By Ophelia Jackson, Gardener and NOFA/Mass Intern
Summer in the garden is a heady season, a season of smells—the rich petrichor after afternoon thunderstorms and the fine good stink of a compost pile in the sun; sweet basil, fresh pesto—and cilantro’s sharp green tang.
It’s true that few gardeners think of cilantro as a summer crop; growing best in cool, moist conditions, it is usually planted in early spring or early fall. By June, ours, too, is clearly past its prime. A leggy, flowering tangle now long since gone to seed, it’s barely recognizable as the trim, leafy herb of earlier months. Really, what it looks like most is a weed. But it’s no mistake that we haven’t pulled it yet.
There are a variety of planting and harvesting practices gardeners can implement to prolong their cilantro harvest as the weather warms. (See below for some tips for this.) Ultimately, of course, it will still bolt sooner or later. But given the opportunity, this provides a harvest of its flowers and seeds—both of which boast a variety of uses. It’s worth considering whether the plants might still merit a spot in the garden a little while longer.
Bolting is a survival mechanism initiated at the end of the cilantro plant’s life cycle, when the plant concentrates its energy to produce seeds and ensure the next generation survives beyond the existing one that will die in the heat. Because cilantro is sensitive to ground—not air—temperatures, mulching beds and planting tightly for shade can keep the surrounding soil cool and moist, thereby delaying bolting even as the days warm. Succession planting, or staggering the starting of seeds across multiple sowings over a period of time, can also extend the yield, with younger plants continuing to produce even after older ones have already gone to seed. Regularly cutting leaves, growing cilantro in partial shade, or selecting slow-bolting varieties can also help lengthen the harvest.
Once cilantro bolts, it is still possible to cut or harvest the flowers. The lacey, starlike white blossoms can serve not only to decorate the table, but also the meal itself. Edible, with a slightly milder flavor and fragrance than its leaves, cilantro flowers add both savor and beauty in salads, or can be used as a distinctive garnish for many dishes.
After the cilantro plant flowers, it forms small, round seeds which gradually turn from green to brown. When this occurs, they can be harvested and dried for later use in a dehydrator, or in paper bags or on newspaper indoors. In cooking, cilantro seeds are known as the spice coriander, which has warm, earthy, nutty, and citrusy flavors, and can be used in a variety of Asian, Latin, and Indian dishes. Of course, the dried seeds can also be saved to start the next year’s crop.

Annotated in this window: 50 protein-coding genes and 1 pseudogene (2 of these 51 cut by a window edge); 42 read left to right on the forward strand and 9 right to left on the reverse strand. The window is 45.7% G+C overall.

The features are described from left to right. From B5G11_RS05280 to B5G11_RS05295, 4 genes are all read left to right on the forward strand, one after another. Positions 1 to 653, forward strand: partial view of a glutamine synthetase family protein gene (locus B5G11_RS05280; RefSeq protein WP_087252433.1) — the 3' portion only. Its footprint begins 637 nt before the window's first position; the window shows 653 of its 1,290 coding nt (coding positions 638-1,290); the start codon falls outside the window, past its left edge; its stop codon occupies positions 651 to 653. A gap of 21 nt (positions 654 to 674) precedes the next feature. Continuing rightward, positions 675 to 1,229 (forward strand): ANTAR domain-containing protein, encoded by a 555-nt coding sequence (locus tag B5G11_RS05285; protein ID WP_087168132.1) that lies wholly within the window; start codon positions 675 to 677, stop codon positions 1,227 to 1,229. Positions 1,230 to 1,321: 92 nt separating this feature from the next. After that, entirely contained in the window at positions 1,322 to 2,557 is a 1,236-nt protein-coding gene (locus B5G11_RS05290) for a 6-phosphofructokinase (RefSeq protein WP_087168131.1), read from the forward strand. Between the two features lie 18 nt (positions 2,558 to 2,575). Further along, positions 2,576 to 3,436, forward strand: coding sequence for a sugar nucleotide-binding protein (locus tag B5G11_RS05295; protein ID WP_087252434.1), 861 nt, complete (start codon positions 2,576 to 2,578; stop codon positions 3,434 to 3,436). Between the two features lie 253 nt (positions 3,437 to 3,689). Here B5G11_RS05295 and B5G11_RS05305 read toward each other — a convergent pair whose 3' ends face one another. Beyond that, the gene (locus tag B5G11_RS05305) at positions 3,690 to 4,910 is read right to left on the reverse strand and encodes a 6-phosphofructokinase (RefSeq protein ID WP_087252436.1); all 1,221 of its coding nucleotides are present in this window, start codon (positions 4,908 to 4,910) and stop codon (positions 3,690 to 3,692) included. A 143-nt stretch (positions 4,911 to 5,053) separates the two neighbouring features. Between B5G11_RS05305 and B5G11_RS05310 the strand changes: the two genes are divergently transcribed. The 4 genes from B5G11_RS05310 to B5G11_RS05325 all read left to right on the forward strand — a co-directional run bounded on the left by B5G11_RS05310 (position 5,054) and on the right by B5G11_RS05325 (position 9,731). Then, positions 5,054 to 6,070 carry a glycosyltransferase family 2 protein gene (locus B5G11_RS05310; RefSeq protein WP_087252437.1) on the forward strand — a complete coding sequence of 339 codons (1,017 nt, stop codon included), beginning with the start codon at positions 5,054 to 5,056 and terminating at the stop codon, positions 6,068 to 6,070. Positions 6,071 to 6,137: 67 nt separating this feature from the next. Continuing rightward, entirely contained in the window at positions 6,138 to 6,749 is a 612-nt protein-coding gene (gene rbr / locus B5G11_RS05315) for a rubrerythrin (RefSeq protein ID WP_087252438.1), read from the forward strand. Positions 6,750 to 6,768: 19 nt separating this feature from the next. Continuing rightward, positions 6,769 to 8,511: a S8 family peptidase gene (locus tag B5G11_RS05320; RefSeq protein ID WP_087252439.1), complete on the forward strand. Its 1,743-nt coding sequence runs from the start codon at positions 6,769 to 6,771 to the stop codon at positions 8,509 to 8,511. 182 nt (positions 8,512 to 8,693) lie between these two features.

Left to right: Fresh cilantro leaves, cilantro seeds, garlic cloves.
The Value of Late-Season Cilantro
Cilantro can be a polarizing and controversial garnish. In mixed company, it’s often best reserved until just before the meal—quarantined for individual application by only those who choose to partake. For enthusiasts, though, the only real question is how to get the most from our cilantro harvest, and we can do this both by optimizing the timing, location, and variety of cultivation, as well as exploring the many uses of its flowers and seeds—on the table, in the kitchen, and for the next year’s garden—after the original plants have gone to seed.
Regardless of one’s individual cilantro orientation, though, to me its smell in June also represents some of the most valuable lessons the garden has to offer us all; how to keep a thing and when to let it go. As gardeners, we must cultivate the humility to surrender to each crop and each season’s passing—but also the patient resourcefulness to waste nothing, to find bounty even in its waning and embrace a harvest other than the one for which we sowed.
Because cilantro blooms only as it is nearing the end of its life cycle, harvesting its flowers offers us the opportunity to celebrate this dainty grace in the face of mortality and decline. Because it goes to seed during the lengthening daylight of late spring and early summer, when the sun is at its zenith and life in the garden is in many other ways nearing its peak; cilantro invites us to reflect on the garden’s fundamental rhythms of growth and decay, not as opposite but inextricable—simultaneous, parallel, perennial, unfolding around us all the time.
About the author:
Ophelia Jackson is a student at Oberlin College and grew up in Tallahassee, Florida. She is an artist, writer, gardener, and home kombucha brewer.